Microtia is a congenital condition that occurs in about 1 in every 5,000-7,000 births. Due to an error during the first trimester, the pinna (external ear) does not develop completely or correctly. There are different grades of microtia, ranging from a slightly smaller pinna (grade I) to complete absence of the ear (grade IV).
This deformity can be repaired when the child is about eight years old by obtaining cartilage from the child’s ribs and molding it into a new ear, which will continue to grow throughout the child’s life, just like a natural ear. However, there are some significant drawbacks to the latter approach, because the ribs aren’t able to rebuild the cartilage that was taken and requires multiple surgeries. But according to new research, there could be another way.
A team of researchers from the Great Ormond Street Hospital in London have converted mesenchymal stem cells obtained from fat into cartilage; the results of which were published in the journal Nanomedicine. A small sample of the patient’s fat is taken from the abdomen and the stem cells are extracted. The adipose-derived stem cells (ACSs) are then spread out onto a scaffold that is shaped like a pinna and is induced into growing and differentiating into ear-shaped cartilage.
Growing cartilage this way has several advantages over the traditional method. Obviously, the child will not experience the surgery, scar, or loss of cartilage from the rib. Obtaining the adipose tissue is much less invasive. This technique also only requires one surgery, which is a clear advantage for the child and their worried parents.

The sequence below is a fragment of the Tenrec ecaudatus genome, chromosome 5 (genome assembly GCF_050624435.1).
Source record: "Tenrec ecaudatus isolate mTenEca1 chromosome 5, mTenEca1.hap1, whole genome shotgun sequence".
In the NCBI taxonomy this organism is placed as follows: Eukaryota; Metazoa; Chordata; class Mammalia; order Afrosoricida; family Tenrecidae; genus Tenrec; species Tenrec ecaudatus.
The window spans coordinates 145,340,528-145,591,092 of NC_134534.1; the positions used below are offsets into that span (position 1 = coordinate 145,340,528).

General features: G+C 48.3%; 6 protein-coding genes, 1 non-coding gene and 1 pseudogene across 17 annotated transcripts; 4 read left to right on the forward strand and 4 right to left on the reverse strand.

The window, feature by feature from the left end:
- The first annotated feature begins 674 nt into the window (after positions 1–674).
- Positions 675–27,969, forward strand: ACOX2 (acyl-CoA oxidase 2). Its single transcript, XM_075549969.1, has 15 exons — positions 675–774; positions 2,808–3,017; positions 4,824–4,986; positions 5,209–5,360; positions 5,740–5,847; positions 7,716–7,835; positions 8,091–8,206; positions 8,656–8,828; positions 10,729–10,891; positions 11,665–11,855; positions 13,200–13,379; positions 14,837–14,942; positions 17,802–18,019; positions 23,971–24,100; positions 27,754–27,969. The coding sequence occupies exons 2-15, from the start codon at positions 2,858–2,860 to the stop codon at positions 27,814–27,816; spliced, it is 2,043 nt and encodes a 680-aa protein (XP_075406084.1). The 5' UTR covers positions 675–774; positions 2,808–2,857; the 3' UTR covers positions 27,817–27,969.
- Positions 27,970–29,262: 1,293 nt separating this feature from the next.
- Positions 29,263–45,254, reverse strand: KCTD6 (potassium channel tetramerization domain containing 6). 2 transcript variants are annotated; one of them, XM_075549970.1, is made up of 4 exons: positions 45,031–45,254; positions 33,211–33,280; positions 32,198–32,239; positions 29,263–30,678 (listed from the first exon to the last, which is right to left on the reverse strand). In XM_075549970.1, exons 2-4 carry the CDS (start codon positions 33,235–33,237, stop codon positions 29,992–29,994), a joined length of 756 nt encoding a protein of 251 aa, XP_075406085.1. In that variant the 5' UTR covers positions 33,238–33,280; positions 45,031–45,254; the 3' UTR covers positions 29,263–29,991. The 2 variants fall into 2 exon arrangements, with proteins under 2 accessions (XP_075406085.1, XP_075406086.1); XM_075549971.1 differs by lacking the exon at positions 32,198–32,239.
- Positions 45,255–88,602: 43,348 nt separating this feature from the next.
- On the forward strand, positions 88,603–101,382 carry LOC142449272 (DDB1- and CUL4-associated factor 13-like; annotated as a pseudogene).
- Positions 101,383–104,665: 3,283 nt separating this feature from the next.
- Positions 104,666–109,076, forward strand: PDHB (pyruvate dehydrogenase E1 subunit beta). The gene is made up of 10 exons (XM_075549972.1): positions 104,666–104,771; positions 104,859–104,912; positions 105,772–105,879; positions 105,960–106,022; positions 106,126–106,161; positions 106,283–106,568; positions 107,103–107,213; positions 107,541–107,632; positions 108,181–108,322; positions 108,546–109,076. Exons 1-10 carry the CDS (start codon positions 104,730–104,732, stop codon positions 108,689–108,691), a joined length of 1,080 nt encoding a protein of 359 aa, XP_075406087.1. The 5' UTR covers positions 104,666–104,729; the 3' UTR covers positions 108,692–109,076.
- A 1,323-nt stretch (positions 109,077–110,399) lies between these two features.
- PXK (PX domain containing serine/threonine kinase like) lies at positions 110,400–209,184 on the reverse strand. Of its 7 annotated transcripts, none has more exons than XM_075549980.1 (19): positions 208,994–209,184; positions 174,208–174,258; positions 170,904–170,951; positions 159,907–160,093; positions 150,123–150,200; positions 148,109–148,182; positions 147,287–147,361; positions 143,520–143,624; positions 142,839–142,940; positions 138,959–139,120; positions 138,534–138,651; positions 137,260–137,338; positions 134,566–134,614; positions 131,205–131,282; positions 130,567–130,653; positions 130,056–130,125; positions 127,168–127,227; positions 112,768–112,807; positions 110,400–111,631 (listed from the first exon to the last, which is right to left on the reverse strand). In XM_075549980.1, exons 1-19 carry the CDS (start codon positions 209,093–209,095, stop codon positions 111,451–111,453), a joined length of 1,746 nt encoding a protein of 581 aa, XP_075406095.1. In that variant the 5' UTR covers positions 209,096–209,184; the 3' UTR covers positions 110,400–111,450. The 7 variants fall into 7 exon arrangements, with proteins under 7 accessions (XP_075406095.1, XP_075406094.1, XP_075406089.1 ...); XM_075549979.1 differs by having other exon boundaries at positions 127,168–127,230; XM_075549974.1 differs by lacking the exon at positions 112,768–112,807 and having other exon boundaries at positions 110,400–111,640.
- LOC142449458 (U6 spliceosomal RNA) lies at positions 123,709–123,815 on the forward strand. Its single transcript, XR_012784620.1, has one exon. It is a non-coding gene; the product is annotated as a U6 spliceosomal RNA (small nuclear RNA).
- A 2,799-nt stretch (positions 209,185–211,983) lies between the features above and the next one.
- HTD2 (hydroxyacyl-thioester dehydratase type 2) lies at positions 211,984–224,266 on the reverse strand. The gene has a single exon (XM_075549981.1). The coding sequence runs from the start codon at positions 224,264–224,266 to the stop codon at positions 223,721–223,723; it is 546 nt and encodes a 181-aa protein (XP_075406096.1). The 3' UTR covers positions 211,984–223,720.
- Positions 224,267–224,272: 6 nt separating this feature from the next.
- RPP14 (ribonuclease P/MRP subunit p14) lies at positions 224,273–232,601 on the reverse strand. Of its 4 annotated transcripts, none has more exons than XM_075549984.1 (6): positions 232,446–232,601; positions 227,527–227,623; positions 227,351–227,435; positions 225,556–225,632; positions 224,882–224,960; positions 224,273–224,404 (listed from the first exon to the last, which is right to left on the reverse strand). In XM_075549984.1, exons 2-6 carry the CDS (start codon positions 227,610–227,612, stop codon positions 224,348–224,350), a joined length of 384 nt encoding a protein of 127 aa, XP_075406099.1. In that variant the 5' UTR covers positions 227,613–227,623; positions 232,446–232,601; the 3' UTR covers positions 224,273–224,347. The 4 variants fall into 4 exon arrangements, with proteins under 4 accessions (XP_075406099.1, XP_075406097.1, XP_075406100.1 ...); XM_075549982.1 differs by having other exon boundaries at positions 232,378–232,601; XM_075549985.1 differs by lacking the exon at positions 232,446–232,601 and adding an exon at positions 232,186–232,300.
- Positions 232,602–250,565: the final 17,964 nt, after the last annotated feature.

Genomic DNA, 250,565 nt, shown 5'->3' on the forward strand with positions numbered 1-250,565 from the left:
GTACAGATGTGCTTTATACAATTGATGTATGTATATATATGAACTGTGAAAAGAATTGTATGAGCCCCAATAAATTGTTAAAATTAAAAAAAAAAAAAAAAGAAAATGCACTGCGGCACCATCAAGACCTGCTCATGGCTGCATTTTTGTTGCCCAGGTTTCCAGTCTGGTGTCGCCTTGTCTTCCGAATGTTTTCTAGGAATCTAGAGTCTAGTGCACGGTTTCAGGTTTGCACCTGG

This isn’t the first time that ACSs have been grown into features used for reconstruction. A new review in Stem Cells Translational Medicine has analyzed 13 cases where these cells were used to create cranio-maxillofacial bone. With follow-up times ranging from 1-4 years, 10 of the 13 patients had integrated the stem cell-derived bone with their natural bone. Of those that failed, two implants needed to be redone due to the type of containment mesh used. The third case deemed a failure (septum perforation) was because the patient had a nose-picking habit that was apparently too hard to give up.
The success of the hard tissue implants gives hope that the technique to convert ACSs into cartilage will have an easy time with the subsequent safety testing required before it will be used in clinical practice. The researchers are optimistic that this approach could revolutionize microtia reconstruction by only requiring one surgery. Of course, this technique could also be used for other deformities or injuries that result in the loss of an ear or nose.